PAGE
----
Staff Columnist

I’m a third-year studying physics and math. I’ve worked at Technician since the beginning of my first year. I was the Assistant Opinion Editor for part of Volume 98 and Opinion Editor for Volume 99. For Volume 100, I am returning as a staff columnist.

Noah Jabusch

North Carolina voters received some good news on Wednesday, as Governor Cooper signed into law a bill that restores early voting on the Saturday before an election, amid other changes. The bill previously passed both houses of the legislature almost unanimously.

The legislation includes some other beneficial changes, including shoring up election security after the absentee ballot scandal in North Carolina’s 9th Congressional District last year, which canceled that election’s results. It also slightly modifies the hours early voting sites are required to operate.

Although this bill is promising, it fails to make early voting as easy and accessible as it could be and, in fact, once was. The legislature should loosen restrictions on early voting sites and allocate more funding to expand their operation, in order to make sure that all North Carolinians can exercise their right to vote.

The changes mark a reversal from 2018, when legislation was passed over the governor’s veto that removed last-Saturday early voting for the 2020 election. This development also follows a lawsuit filed a few weeks ago by Democrats which aimed to overturn the 2018 legislation, which also placed new restrictions on early voting sites.

One restriction required all polling places to be open from 7 a.m. to 7 p.m., which caused many smaller counties with limited resources to close several polling locations. This increases the average distance a voter must travel to vote, which decreases their likelihood of doing so, regardless of what hours the polling station operates, according to a political scientist interviewed by NPR.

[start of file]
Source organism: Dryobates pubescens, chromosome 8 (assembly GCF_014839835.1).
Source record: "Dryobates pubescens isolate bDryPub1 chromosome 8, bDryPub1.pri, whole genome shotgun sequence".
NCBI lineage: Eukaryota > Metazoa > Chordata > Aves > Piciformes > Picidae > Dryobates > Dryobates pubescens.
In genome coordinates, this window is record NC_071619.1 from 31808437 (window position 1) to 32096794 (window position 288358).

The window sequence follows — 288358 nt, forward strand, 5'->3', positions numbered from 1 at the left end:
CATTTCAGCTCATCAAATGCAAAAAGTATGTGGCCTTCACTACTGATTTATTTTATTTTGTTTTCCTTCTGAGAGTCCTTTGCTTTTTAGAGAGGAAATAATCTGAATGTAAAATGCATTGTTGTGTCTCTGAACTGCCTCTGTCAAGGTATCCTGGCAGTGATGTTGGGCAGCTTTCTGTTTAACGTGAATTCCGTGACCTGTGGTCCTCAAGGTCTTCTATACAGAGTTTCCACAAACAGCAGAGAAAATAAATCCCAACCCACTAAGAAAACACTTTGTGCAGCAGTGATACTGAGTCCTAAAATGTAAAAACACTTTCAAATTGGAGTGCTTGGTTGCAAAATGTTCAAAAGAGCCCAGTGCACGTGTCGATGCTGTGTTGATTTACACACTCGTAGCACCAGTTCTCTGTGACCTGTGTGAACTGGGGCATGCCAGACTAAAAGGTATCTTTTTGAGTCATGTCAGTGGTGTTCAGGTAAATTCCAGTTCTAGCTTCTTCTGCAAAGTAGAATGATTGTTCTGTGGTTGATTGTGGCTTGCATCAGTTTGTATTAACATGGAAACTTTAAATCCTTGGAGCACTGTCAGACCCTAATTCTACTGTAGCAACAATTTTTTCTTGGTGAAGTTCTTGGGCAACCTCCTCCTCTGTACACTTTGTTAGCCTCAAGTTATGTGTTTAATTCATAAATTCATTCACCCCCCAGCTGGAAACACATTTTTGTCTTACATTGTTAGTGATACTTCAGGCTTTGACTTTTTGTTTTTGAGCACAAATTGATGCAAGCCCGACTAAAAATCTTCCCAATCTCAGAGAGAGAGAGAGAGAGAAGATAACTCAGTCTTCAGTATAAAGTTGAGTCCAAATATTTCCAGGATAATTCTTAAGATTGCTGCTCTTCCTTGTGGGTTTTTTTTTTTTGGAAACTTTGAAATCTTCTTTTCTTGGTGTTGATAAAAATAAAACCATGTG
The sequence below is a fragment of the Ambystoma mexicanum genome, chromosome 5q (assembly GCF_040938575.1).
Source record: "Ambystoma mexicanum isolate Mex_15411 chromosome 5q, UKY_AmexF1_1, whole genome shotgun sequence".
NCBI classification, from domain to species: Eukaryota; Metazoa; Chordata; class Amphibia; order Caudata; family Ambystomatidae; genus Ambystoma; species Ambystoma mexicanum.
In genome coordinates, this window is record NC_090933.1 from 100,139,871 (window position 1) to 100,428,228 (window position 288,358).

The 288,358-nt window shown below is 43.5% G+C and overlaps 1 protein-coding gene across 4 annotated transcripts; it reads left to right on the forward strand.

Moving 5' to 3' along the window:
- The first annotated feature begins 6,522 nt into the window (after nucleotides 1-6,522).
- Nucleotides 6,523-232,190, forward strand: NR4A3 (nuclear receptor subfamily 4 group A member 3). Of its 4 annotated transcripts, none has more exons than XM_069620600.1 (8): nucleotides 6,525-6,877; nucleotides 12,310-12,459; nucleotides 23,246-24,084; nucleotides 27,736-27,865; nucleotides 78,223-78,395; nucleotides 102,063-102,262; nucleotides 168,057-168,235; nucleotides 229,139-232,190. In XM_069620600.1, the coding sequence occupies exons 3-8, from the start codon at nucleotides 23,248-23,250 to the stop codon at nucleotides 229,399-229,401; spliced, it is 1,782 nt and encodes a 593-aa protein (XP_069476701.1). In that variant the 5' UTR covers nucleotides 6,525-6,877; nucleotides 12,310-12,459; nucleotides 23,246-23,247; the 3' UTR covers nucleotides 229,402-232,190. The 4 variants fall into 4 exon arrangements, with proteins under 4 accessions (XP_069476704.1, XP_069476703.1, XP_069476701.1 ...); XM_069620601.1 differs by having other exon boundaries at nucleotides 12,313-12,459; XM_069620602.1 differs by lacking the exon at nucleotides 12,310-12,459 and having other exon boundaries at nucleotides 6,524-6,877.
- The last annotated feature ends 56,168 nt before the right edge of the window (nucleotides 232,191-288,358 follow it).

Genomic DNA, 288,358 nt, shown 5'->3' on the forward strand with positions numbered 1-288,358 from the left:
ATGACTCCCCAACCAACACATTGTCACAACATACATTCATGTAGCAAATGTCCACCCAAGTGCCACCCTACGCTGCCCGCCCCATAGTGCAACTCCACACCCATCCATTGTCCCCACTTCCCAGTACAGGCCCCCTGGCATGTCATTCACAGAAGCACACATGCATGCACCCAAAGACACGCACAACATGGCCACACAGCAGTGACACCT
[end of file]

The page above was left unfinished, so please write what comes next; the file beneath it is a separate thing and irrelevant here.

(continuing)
The law also required that counties open all early voting sites on weekends, or keep all of them closed, which again effectively limits the capacity for rural counties to meet their voters’ needs. Any voters who aren’t discouraged from voting altogether by the limited early voting access will likely end up voting on election day, since all voting locations will be open at that time. This contributes to longer lines and further discourages voting.

The 2018 law isn’t the first time the state legislature tried to cut back on early voting. In 2013, just after a Supreme Court case overturned part of the Voting Rights Act, the legislature passed a law with a host of voting obstacles. In a 2016 ruling overturning this law, a U.S. appeals court found the law to be crafted with “almost surgical precision” to discriminate against black voters.

Based on racial voting data requested by the legislature in the lead-up to its creation, the law required voter ID, and specifically did not accept IDs likely to be carried by African-Americans. It also removed the first week of early voting which, unsurprisingly, was disproportionately favored by African-Americans for casting their ballots. Finally, it limited same-day registration, provisional voting, and voter pre-registration at 16 or 17 years of age.

These changes were designed to make it harder to vote, and specifically to make it harder to vote for our state’s historically disenfranchised African-American voters. Although the law was nullified by the court’s ruling, pieces of it continue to make their way into North Carolina’s elections, as seen by the 2018 law. This also includes a constitutional amendment, also passed in 2018, which revived the voter ID requirement.

The General Assembly must move to alter the way early voting is conducted, to ensure that people have maximum access to the ballot box, especially those with jobs that make it hard to vote on election day. Anything else amounts to disenfranchisement of the state’s most vulnerable citizens -- the ones who need their voices heard most of all.